If a city council in California wants to abandon the at-large method of electing councilmembers in favor of district elections, it should be able to do so without having to go to the voters. At least that's what state Senator Anthony Cannella is attempting to accomplish with his Senate Bill 493, which made its first committee hurdle last week.
Cannella is trying to spare cities the cost of an election when they are a moot point in this case; cities are forced to adopt district elections if voters reject district elections.
Cities, school districts and special districts are being forced to go with district elections as the result of lawsuits by minority groups who see them as a way of getting Latino and other candidates of protected classes elected to office.
On Monday, the Ceres City Council ordered an election for Nov. 4 to decide if Ceres needs to go to district elections.
SB 493 will allow city councils to approve an ordinance that changes its election method from at-large to district representation. Currently, this can only be done through expensive elections which are often held under threat of lawsuit. The city of Modesto fought the change and spent about $2 million fighting a lawsuit and had to switch any way.
Cannella has been watching the drama unfold in Ceres, which has scheduled an election for November to see if voters approve of district elections. The council was told by a consultant that if voters reject the measure, the city still can be sued by groups who claim the city is violating the 2002 California Voting Rights Act.
The act makes it easy for groups to sue cities who don't ditch at-large elections. Consultant Doug Johnson, president of the National Demographics Corporation of Glendale, explained why Ceres and other cities and school districts are being forced to abandon at-large methods of selecting council members. He said the state's poorly-written act sets up cities for multi-million dollar lawsuits if they don't go to district elections regardless if there is no evidence of voting polarity.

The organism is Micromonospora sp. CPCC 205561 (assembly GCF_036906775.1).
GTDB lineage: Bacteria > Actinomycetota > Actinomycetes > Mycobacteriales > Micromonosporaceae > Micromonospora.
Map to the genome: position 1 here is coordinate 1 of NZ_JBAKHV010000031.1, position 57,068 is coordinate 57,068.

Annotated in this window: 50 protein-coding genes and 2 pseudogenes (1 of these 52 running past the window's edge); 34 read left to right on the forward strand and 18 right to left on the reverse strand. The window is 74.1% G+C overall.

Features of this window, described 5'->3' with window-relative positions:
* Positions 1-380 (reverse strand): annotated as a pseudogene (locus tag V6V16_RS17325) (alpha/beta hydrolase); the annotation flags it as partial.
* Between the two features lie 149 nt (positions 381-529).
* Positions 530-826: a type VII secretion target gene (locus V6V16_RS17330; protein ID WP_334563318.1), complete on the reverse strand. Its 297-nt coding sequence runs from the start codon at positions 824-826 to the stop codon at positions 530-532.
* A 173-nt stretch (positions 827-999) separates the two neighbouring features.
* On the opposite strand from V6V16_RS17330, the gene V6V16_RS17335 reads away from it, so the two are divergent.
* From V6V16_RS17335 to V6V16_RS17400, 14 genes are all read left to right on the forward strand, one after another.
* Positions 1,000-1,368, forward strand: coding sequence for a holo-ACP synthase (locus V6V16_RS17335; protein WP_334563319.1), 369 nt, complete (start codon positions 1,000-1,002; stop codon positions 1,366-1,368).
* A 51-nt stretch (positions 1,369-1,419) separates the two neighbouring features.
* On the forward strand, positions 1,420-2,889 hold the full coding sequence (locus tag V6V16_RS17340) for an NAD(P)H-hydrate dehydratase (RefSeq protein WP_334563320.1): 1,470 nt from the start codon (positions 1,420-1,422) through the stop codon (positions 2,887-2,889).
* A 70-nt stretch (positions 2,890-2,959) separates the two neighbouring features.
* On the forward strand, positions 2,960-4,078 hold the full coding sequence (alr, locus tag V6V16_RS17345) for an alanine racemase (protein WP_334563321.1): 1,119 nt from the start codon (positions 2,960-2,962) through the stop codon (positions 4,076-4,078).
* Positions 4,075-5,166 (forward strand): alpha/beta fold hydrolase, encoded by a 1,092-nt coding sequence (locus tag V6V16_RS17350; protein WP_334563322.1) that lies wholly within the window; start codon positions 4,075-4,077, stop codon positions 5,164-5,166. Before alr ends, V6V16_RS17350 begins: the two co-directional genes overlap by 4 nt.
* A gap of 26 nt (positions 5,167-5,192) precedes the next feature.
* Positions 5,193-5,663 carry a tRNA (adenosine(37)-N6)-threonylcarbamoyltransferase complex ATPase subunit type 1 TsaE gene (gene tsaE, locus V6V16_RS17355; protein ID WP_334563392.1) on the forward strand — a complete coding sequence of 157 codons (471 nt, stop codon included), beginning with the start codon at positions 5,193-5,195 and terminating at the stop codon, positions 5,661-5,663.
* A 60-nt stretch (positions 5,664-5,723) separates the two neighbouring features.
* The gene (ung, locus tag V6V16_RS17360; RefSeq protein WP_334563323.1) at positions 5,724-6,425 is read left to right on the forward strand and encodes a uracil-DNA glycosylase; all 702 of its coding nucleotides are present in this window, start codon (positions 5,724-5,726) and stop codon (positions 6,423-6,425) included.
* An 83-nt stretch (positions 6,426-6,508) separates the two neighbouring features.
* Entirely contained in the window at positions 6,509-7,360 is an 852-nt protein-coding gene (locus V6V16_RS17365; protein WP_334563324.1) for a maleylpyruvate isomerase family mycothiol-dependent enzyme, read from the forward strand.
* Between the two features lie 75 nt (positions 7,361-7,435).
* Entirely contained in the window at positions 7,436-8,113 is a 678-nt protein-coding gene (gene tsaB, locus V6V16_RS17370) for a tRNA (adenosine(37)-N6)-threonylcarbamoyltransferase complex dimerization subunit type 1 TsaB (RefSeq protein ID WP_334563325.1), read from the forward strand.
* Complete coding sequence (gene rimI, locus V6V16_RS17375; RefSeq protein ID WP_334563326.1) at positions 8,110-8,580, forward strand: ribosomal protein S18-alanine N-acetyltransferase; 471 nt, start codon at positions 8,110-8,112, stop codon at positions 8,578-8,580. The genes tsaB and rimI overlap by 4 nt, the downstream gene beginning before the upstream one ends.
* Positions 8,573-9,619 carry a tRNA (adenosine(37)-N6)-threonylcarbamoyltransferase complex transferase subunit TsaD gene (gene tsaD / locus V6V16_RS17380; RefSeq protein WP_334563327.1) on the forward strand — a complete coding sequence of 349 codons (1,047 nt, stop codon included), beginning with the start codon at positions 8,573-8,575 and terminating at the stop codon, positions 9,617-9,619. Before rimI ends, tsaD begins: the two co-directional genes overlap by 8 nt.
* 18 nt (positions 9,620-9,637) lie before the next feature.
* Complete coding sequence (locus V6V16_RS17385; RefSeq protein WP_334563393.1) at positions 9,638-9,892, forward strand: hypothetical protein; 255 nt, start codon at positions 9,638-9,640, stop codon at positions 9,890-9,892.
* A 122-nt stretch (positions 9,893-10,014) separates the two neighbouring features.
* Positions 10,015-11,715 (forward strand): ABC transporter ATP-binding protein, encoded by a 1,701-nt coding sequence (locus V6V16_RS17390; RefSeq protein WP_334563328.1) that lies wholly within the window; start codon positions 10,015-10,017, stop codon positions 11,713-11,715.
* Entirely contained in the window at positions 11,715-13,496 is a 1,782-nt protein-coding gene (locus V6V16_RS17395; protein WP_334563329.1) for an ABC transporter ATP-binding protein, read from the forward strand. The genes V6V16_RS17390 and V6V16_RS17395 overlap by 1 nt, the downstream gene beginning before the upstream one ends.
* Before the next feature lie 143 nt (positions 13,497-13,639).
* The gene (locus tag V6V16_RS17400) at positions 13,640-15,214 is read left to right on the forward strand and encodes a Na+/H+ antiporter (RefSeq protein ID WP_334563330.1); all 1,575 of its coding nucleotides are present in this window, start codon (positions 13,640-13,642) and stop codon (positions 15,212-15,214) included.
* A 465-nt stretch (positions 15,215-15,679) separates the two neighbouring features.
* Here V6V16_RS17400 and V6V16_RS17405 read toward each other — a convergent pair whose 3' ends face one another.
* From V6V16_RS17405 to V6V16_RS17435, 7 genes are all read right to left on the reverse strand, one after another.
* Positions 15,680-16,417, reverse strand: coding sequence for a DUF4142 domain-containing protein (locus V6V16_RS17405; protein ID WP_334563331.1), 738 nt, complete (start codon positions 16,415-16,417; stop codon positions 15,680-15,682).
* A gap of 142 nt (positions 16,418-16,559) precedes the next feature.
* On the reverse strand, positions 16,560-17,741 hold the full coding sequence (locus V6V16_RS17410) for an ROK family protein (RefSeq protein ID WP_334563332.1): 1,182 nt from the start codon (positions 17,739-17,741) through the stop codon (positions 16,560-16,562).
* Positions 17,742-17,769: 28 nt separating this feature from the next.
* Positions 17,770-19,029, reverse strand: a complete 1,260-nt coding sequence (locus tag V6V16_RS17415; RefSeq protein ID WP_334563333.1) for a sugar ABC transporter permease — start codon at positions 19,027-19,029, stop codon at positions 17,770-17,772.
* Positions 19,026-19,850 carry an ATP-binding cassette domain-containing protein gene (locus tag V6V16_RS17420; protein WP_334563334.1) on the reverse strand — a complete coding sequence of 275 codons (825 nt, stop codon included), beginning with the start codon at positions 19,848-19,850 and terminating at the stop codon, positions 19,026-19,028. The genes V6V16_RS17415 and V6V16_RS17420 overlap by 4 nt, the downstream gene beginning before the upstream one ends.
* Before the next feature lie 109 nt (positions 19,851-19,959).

Johnson said going to district elections "is not an admission of guilt" that candidates of a "protected class" have been disadvantaged in getting elected to office.
"It's the federal law that governs how the lines are drawn and really what it says is if you have a neighborhood that is heavily, what the law calls a protected class - so Latinos, African-Americans, Native Americans or Asian-Americans, any of those four groups - you can't divide it in a way that would reduce their ability to elect their preferred candidates. You also can't draw the lines to pack all Latinos into one seat if they're spread out or if there's enough to have a lot of influence on two seats."
Cannella's bill was heralded by Maggie Mejia, president of the Latino Community Roundtable.
"This bill will save cities and taxpayers time and money by stopping costly lawsuits before they start," she said.